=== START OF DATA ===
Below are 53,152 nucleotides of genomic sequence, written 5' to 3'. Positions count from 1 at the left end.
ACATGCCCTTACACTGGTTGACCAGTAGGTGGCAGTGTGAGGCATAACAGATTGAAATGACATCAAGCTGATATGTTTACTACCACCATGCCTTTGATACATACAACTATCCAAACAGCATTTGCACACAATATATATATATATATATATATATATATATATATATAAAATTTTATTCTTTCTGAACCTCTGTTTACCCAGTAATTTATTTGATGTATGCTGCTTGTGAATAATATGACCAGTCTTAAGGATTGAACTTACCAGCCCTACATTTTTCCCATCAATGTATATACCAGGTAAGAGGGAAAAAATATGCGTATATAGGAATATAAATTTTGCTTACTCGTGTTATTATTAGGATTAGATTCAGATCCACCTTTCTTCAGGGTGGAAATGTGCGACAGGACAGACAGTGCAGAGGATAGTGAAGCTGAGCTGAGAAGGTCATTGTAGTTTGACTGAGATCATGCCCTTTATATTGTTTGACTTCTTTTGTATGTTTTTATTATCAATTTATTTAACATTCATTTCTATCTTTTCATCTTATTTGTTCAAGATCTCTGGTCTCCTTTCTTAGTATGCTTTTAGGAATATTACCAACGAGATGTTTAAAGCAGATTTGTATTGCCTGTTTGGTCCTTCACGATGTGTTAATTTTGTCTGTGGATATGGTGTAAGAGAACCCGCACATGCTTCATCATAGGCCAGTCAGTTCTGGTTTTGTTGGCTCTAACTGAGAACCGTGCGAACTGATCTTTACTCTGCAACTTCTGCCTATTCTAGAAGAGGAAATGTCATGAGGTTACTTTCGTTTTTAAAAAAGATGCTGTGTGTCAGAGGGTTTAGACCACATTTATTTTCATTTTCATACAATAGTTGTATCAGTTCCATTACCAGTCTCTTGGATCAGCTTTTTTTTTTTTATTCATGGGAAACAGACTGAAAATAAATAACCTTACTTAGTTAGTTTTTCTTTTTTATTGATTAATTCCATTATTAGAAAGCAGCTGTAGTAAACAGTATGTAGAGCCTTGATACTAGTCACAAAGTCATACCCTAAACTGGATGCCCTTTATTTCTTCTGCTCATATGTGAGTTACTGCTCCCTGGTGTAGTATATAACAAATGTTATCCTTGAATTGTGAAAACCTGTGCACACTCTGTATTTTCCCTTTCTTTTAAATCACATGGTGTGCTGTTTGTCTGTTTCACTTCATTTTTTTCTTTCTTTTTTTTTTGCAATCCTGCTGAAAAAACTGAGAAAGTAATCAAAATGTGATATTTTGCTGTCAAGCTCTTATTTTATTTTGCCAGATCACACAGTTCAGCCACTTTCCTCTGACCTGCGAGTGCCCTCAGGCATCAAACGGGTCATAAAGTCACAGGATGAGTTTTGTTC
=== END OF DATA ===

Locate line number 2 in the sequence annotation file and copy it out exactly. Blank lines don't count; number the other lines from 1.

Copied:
ACATGCCCTTACACTGGTTGACCAGTAGGTGGCAGTGTGAGGCATAACAGATTGAAATGACATCAAGCTGATATGTTTACTACCACCATGCCTTTGATACATACAACTATCCAAACAGCATTTGCACACAATATATATATATATATATATATATATATATATATATAAAATTTTATTCTTTCTGAACCTCTGTTTACCCAGTAATTTATTTGATGTATGCTGCTTGTGAATAATATGACCAGTCTTAAGGATTGAACTTACCAGCCCTACATTTTTCCCATCAATGTATATACCAGGTAAGAGGGAAAAAATATGCGTATATAGGAATATAAATTTTGCTTACTCGTGTTATTATTAGGATTAGATTCAGATCCACCTTTCTTCAGGGTGGAAATGTGCGACAGGACAGACAGTGCAGAGGATAGTGAAGCTGAGCTGAGAAGGTCATTGTAGTTTGACTGAGATCATGCCCTTTATATTGTTTGACTTCTTTTGTATGTTTTTATTATCAATTTATTTAACATTCATTTCTATCTTTTCATCTTATTTGTTCAAGATCTCTGGTCTCCTTTCTTAGTATGCTTTTAGGAATATTACCAACGAGATGTTTAAAGCAGATTTGTATTGCCTGTTTGGTCCTTCACGATGTGTTAATTTTGTCTGTGGATATGGTGTAAGAGAACCCGCACATGCTTCATCATAGGCCAGTCAGTTCTGGTTTTGTTGGCTCTAACTGAGAACCGTGCGAACTGATCTTTACTCTGCAACTTCTGCCTATTCTAGAAGAGGAAATGTCATGAGGTTACTTTCGTTTTTAAAAAAGATGCTGTGTGTCAGAGGGTTTAGACCACATTTATTTTCATTTTCATACAATAGTTGTATCAGTTCCATTACCAGTCTCTTGGATCAGCTTTTTTTTTTTTATTCATGGGAAACAGACTGAAAATAAATAACCTTACTTAGTTAGTTTTTCTTTTTTATTGATTAATTCCATTATTAGAAAGCAGCTGTAGTAAACAGTATGTAGAGCCTTGATACTAGTCACAAAGTCATACCCTAAACTGGATGCCCTTTATTTCTTCTGCTCATATGTGAGTTACTGCTCCCTGGTGTAGTATATAACAAATGTTATCCTTGAATTGTGAAAACCTGTGCACACTCTGTATTTTCCCTTTCTTTTAAATCACATGGTGTGCTGTTTGTCTGTTTCACTTCATTTTTTTCTTTCTTTTTTTTTTGCAATCCTGCTGAAAAAACTGAGAAAGTAATCAAAATGTGATATTTTGCTGTCAAGCTCTTATTTTATTTTGCCAGATCACACAGTTCAGCCACTTTCCTCTGACCTGCGAGTGCCCTCAGGCATCAAACGGGTCATAAAGTCACAGGATGAGTTTTGTTC